False definition of Neurotypical, or are we wrong?



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DJRnold
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19 Jul 2008, 9:04 pm

First of all, most online dictionaries don't have a definition for "Neurotypical".
According to thefreedictionary.com, "Neurotypical is not available in the general English dictionary and thesaurus".
merriam-webster.com says "The word you've entered isn't in the dictionary. Click on a spelling suggestion below or try again using the search bar above."
yourdictionary.com doesn't have it either. It says "Did you mean: neotropical[?]"

Dictionary.com has it, but it's definition of Neurotypical is:
"pertaining to autistic persons whose neurological development and function is within the normal range; also called neurologically typical"
http://dictionary.reference.com/browse/neurotypical
Is that definition false, or are we wrong?
If it is false, can someone be contacted so that it can be corrected?



claire-333
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19 Jul 2008, 9:13 pm

DJRnold wrote:

Dictionary.com has it, but it's definition of Neurotypical is:
"pertaining to autistic persons whose neurological development and function is within the normal range; also called neurologically typical"
http://dictionary.reference.com/browse/neurotypical
Is that definition false, or are we wrong?
If it is false, can someone be contacted so that it can be corrected?


I am new to the world of aspies and I always thought NT meant neurologically typical...not neurotypical, but did not know that neurologically typical pertained to autism.

Good question.



anbuend
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19 Jul 2008, 9:34 pm

Go to the real source:

http://web.syr.edu/%7Ejisincla/language.htm

I'm pretty sure the person who wrote that one was around for its first usage, and therefore has more of a clue than that odd dictionary does.


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19 Jul 2008, 9:53 pm

It's in the wikipedia.


I used to think it meant people who aren't on the autism spectrum but is basically means people who don't have any mental illnesses or mental conditions.

Examples would be:

NVLD
Mental retardation
Severe learning disorders
OCD
Bipolar
Manic Depression
Schizophrenia
Autism/AS
Anxiety issues including OCD
ADHD/ADD


People with those conditions are not considered NT.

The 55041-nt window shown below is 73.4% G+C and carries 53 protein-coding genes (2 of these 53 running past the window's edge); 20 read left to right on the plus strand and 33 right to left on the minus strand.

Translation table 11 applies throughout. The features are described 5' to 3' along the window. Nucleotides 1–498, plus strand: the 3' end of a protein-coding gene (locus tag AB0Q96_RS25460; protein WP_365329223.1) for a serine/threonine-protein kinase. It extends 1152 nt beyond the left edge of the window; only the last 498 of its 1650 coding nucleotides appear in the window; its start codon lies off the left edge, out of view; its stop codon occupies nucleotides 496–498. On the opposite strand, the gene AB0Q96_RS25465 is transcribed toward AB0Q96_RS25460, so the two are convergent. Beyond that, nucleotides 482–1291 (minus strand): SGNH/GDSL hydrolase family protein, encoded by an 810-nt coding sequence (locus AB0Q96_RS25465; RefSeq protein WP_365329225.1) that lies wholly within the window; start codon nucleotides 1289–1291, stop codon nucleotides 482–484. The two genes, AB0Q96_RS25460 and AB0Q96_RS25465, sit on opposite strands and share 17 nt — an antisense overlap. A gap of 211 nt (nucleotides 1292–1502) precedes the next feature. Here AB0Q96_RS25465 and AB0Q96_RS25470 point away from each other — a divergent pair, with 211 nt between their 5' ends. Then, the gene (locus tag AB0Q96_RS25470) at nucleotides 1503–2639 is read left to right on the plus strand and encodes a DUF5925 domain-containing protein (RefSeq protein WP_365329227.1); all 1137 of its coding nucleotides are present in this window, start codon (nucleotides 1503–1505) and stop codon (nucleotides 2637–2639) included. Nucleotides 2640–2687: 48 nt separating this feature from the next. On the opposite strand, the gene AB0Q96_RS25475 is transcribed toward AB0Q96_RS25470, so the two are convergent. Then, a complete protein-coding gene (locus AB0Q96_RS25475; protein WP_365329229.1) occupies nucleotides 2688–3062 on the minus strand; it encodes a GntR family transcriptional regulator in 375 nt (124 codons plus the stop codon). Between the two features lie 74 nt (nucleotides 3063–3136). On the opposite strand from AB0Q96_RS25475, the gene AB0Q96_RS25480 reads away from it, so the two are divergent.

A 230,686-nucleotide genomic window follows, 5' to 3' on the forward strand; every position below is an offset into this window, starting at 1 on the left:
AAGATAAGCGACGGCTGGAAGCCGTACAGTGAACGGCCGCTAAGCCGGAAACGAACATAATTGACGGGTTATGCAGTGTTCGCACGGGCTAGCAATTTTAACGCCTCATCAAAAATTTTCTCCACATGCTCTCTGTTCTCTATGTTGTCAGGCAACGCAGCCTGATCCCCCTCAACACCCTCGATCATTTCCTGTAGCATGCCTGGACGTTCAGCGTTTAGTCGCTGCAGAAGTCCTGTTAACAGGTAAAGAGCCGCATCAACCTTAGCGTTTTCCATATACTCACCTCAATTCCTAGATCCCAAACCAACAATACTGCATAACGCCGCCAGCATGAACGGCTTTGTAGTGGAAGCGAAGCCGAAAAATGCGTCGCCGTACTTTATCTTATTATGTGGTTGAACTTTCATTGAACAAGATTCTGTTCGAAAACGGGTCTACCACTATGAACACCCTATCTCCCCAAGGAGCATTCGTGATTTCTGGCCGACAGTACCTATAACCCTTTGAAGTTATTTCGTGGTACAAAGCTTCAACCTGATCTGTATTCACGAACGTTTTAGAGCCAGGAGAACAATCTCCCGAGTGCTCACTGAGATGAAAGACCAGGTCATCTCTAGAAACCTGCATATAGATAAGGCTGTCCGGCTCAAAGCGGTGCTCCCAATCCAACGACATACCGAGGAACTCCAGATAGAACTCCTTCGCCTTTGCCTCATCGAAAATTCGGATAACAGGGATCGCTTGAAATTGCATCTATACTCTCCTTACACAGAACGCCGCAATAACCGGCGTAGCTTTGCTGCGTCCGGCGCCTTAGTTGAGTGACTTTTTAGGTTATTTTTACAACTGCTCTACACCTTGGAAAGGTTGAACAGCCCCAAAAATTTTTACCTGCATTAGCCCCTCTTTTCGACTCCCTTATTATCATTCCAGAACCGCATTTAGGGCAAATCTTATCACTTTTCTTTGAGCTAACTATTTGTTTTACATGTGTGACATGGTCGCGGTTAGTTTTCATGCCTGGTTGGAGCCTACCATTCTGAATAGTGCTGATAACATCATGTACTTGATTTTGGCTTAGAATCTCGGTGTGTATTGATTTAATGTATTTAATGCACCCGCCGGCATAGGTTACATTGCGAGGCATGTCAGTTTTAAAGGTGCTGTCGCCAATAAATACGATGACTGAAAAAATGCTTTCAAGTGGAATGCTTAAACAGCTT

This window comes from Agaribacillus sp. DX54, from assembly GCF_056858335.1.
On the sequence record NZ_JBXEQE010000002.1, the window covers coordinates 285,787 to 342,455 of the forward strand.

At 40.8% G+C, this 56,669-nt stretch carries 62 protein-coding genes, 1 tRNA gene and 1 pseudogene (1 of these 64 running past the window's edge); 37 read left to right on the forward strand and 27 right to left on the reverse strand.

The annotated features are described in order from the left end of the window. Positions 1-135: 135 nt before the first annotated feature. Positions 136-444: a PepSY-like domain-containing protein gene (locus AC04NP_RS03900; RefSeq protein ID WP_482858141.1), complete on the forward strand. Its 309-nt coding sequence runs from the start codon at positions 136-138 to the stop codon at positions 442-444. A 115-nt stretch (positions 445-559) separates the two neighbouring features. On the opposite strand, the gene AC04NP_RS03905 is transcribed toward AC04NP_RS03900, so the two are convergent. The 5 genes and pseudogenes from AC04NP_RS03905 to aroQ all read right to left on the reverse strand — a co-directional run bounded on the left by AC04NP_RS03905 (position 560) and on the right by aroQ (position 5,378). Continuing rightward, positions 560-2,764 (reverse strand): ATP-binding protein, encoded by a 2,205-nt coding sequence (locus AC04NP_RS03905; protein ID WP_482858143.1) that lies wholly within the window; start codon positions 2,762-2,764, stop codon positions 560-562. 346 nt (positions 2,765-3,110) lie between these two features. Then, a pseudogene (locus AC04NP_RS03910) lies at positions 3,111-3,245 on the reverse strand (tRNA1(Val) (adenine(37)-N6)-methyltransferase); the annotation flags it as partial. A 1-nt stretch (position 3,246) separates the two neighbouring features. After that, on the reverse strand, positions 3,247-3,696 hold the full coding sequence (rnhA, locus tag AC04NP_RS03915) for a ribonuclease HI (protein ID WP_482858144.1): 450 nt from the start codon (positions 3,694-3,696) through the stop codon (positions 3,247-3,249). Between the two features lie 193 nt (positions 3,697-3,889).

But it makes me wonder what about people who have SAD, eating disorders, plain old depression, mild learning disorders, borderline mental retardation. Are they considered NT or not. I can list other conditions but it will take me too long. Because of the definition I don't consider people who are literally crazy, NT, especially people who love to kill like Ted Bundy.
If anyone enjoys torturing people or hurting other people and not caring if they hurt their feelings or not, I don't see them as NT because that is considered a mental illness according to my mother and doctors. I don't consider people with Munchausen syndrome NT either. No normal person would do that to themselves or to others.



Malsane
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19 Jul 2008, 10:27 pm

Perhaps we should define neurotypical better. What mental illnesses make one not neurotypical? Any? I mean, most people have at least one thing wrong with them, right? Is anyone really neurotypical?



Aurore
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19 Jul 2008, 10:38 pm

I thought it was anyone without a cognitive syndrome or mental illness.


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20 Jul 2008, 1:41 am

My head doctor referred to me as neurotypical-variant. He put it in the same category of having your heart in the right side of your chest. Not hazardous, not normal, but okay in and of itself.
(My hd tends tends to get caught up in irrelevant semantics, so take it for what it's worth.) :scratch:



2ukenkerl
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20 Jul 2008, 8:07 am

Dictionaries USED to be relatively accurate books of words and what they meant. NOW, they pander to any idiot wanting to pick a new word.